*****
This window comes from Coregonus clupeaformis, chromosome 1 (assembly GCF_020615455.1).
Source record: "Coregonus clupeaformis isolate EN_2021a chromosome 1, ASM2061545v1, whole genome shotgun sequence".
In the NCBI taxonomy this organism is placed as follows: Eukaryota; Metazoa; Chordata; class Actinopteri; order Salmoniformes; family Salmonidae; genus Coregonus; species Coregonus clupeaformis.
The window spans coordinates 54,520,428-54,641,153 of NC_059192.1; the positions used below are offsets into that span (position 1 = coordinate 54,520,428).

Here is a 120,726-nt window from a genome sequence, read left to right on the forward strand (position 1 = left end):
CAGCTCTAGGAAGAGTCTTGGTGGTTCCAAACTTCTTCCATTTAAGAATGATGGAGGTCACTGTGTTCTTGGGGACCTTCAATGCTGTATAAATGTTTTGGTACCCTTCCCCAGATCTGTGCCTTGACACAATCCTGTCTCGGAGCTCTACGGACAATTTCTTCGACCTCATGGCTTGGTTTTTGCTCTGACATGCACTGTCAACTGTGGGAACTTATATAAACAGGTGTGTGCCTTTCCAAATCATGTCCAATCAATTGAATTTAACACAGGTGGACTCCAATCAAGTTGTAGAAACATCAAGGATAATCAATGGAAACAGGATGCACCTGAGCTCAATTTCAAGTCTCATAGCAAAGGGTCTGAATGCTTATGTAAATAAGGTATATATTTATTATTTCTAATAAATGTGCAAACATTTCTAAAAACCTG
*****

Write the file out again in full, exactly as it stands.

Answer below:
This window comes from Coregonus clupeaformis, chromosome 1 (assembly GCF_020615455.1).
Source record: "Coregonus clupeaformis isolate EN_2021a chromosome 1, ASM2061545v1, whole genome shotgun sequence".
In the NCBI taxonomy this organism is placed as follows: Eukaryota; Metazoa; Chordata; class Actinopteri; order Salmoniformes; family Salmonidae; genus Coregonus; species Coregonus clupeaformis.
The window spans coordinates 54,520,428-54,641,153 of NC_059192.1; the positions used below are offsets into that span (position 1 = coordinate 54,520,428).

Here is a 120,726-nt window from a genome sequence, read left to right on the forward strand (position 1 = left end):
CAGCTCTAGGAAGAGTCTTGGTGGTTCCAAACTTCTTCCATTTAAGAATGATGGAGGTCACTGTGTTCTTGGGGACCTTCAATGCTGTATAAATGTTTTGGTACCCTTCCCCAGATCTGTGCCTTGACACAATCCTGTCTCGGAGCTCTACGGACAATTTCTTCGACCTCATGGCTTGGTTTTTGCTCTGACATGCACTGTCAACTGTGGGAACTTATATAAACAGGTGTGTGCCTTTCCAAATCATGTCCAATCAATTGAATTTAACACAGGTGGACTCCAATCAAGTTGTAGAAACATCAAGGATAATCAATGGAAACAGGATGCACCTGAGCTCAATTTCAAGTCTCATAGCAAAGGGTCTGAATGCTTATGTAAATAAGGTATATATTTATTATTTCTAATAAATGTGCAAACATTTCTAAAAACCTG